A new study shows that cognitive based therapy for chronic pain (CBT-CP) that uses artificial intelligence to adjustment treatment (AI-CBT-CP) is a viable option for patients. The findings were reported in JAMA Internal Medicine.
In this randomized noninferiority, comparative effectiveness trial, researchers assessed 278 patients with chronic back pain from the Department of Veterans Affairs health system. The entire population of interest received CBT-CT. In order to gain an optimal understanding of patient interactions, more patients were randomized to AI-CBT-CP than to the control. The AI-CBT-CP consisted of patient feedback via daily interactive voice response (IVR) calls, which an AI engine used to recommend telephone therapy sessions over either 15 minutes or 45 minutes. The primary outcome of interest was the Roland Morris Disability Questionnaire, which was measured every three months. Secondary outcomes were defined as pain intensity and pain interference.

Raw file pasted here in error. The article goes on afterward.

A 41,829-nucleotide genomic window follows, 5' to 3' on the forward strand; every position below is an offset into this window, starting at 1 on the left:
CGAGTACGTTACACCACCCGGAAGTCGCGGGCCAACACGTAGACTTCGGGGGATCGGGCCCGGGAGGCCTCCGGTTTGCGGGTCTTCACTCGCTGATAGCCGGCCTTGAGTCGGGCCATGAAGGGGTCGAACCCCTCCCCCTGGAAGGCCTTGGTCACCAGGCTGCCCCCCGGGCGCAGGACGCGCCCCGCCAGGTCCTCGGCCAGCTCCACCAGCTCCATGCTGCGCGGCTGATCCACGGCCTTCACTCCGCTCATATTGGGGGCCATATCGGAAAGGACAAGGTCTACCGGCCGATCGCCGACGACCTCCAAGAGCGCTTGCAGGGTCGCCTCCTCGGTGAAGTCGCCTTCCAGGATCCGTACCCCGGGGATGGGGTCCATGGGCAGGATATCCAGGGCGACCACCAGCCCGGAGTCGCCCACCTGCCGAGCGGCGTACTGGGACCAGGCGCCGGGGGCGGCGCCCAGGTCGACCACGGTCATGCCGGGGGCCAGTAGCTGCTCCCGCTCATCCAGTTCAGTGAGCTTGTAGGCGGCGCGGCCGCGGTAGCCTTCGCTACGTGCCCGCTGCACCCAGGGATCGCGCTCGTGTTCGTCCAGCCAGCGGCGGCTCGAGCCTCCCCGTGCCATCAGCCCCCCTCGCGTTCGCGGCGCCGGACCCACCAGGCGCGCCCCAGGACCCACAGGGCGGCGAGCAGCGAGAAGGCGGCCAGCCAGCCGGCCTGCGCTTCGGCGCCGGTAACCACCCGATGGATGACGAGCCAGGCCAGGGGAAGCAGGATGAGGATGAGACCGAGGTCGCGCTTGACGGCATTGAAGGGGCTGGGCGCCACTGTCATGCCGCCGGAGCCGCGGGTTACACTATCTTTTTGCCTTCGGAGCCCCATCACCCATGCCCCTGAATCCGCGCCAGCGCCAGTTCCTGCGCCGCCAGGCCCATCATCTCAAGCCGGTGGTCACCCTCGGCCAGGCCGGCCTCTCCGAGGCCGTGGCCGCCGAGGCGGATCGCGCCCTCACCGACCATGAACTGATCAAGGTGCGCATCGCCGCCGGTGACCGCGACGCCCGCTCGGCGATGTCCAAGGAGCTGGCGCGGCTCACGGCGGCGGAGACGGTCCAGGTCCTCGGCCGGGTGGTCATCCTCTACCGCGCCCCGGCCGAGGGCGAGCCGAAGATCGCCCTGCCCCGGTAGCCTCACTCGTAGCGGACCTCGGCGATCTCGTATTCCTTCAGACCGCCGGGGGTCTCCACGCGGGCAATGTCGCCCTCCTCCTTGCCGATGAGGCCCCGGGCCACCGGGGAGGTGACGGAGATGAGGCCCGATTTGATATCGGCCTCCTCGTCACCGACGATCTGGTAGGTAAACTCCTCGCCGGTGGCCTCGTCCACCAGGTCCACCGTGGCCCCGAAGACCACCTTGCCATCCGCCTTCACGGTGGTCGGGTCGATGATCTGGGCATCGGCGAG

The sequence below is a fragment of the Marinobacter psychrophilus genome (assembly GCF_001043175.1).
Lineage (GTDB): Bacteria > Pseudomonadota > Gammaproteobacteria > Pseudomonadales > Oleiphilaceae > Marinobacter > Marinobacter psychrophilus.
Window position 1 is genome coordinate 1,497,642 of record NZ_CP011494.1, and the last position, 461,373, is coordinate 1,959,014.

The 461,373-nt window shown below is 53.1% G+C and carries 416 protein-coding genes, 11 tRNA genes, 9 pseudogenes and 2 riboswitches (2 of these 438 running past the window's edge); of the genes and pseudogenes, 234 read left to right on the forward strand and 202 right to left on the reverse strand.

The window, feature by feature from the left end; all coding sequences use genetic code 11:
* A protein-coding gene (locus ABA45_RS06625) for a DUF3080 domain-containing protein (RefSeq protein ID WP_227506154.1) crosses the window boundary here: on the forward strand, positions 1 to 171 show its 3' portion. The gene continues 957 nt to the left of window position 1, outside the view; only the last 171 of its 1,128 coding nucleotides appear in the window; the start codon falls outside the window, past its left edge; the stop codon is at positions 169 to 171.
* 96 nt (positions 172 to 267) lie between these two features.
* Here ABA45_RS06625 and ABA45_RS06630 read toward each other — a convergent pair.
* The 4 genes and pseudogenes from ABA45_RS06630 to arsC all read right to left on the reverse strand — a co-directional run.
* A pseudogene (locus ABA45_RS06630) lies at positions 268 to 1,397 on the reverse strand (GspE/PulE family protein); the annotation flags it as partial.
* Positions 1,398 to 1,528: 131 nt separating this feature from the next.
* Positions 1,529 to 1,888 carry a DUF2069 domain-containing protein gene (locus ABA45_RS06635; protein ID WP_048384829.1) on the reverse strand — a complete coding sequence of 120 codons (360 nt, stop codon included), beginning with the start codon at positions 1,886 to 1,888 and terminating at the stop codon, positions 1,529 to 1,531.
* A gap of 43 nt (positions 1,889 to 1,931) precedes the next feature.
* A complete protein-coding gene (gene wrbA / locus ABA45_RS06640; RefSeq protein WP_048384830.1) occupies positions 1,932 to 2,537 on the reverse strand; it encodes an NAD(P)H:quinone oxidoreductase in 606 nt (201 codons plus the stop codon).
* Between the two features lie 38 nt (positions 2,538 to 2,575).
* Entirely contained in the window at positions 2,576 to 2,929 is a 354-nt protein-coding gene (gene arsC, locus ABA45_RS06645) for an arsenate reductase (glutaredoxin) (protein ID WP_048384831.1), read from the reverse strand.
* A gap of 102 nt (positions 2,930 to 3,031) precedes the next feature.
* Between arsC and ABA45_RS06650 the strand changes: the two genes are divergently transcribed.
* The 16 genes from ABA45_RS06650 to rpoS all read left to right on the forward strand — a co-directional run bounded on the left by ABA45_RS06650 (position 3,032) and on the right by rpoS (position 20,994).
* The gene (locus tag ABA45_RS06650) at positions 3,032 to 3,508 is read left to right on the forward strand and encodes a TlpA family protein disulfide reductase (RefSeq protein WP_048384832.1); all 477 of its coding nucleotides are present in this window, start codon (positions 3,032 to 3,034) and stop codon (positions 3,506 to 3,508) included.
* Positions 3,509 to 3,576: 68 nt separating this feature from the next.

According to the results, more patients receiving AI-CBT-CP demonstrated clinically meaningful improvements at 6 months as measured by RMDQ (37% vs 19%; P = .01) and pain intensity scores (29% vs 17%; P = .03) compared to the control arm. The researchers did not observe any significant differences in secondary outcomes. They noted that therapy using AI-CBT-CP required less than half of the therapist time as standard CBT-CP.
“The findings of this randomized comparative effectiveness trial indicated that AI-CBT-CP was noninferior to therapist-delivered telephone CBT-CP and required substantially less therapist time. Interventions like AI-CBT-CP could allow many more patients to be served effectively by CBT-CP programs using the same number of therapists,” the researchers concluded.